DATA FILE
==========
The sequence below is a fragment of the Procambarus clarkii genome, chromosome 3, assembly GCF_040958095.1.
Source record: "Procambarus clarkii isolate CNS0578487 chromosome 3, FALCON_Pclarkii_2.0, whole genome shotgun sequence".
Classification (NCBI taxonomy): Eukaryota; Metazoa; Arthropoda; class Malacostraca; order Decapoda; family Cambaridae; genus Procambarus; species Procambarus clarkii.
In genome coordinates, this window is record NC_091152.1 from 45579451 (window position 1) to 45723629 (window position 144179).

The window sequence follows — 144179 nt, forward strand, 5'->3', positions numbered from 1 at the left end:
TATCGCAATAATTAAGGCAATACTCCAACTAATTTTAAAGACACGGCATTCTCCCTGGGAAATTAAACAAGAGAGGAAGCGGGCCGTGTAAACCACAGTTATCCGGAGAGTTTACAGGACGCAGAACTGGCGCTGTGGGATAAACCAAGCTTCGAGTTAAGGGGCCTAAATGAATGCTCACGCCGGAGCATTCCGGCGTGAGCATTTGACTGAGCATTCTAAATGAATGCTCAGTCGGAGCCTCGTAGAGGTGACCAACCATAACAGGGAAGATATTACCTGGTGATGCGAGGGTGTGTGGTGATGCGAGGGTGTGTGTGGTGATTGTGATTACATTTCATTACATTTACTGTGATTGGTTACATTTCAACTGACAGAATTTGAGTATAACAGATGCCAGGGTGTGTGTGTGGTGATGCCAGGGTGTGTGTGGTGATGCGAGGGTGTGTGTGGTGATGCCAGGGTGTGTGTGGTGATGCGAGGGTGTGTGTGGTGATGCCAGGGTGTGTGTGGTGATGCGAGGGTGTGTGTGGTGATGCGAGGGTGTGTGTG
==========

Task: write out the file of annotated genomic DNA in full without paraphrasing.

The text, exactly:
The sequence below is a fragment of the Procambarus clarkii genome, chromosome 3, assembly GCF_040958095.1.
Source record: "Procambarus clarkii isolate CNS0578487 chromosome 3, FALCON_Pclarkii_2.0, whole genome shotgun sequence".
Classification (NCBI taxonomy): Eukaryota; Metazoa; Arthropoda; class Malacostraca; order Decapoda; family Cambaridae; genus Procambarus; species Procambarus clarkii.
In genome coordinates, this window is record NC_091152.1 from 45579451 (window position 1) to 45723629 (window position 144179).

The window sequence follows — 144179 nt, forward strand, 5'->3', positions numbered from 1 at the left end:
TATCGCAATAATTAAGGCAATACTCCAACTAATTTTAAAGACACGGCATTCTCCCTGGGAAATTAAACAAGAGAGGAAGCGGGCCGTGTAAACCACAGTTATCCGGAGAGTTTACAGGACGCAGAACTGGCGCTGTGGGATAAACCAAGCTTCGAGTTAAGGGGCCTAAATGAATGCTCACGCCGGAGCATTCCGGCGTGAGCATTTGACTGAGCATTCTAAATGAATGCTCAGTCGGAGCCTCGTAGAGGTGACCAACCATAACAGGGAAGATATTACCTGGTGATGCGAGGGTGTGTGGTGATGCGAGGGTGTGTGTGGTGATTGTGATTACATTTCATTACATTTACTGTGATTGGTTACATTTCAACTGACAGAATTTGAGTATAACAGATGCCAGGGTGTGTGTGTGGTGATGCCAGGGTGTGTGTGGTGATGCGAGGGTGTGTGTGGTGATGCCAGGGTGTGTGTGGTGATGCGAGGGTGTGTGTGGTGATGCCAGGGTGTGTGTGGTGATGCGAGGGTGTGTGTGGTGATGCGAGGGTGTGTGTG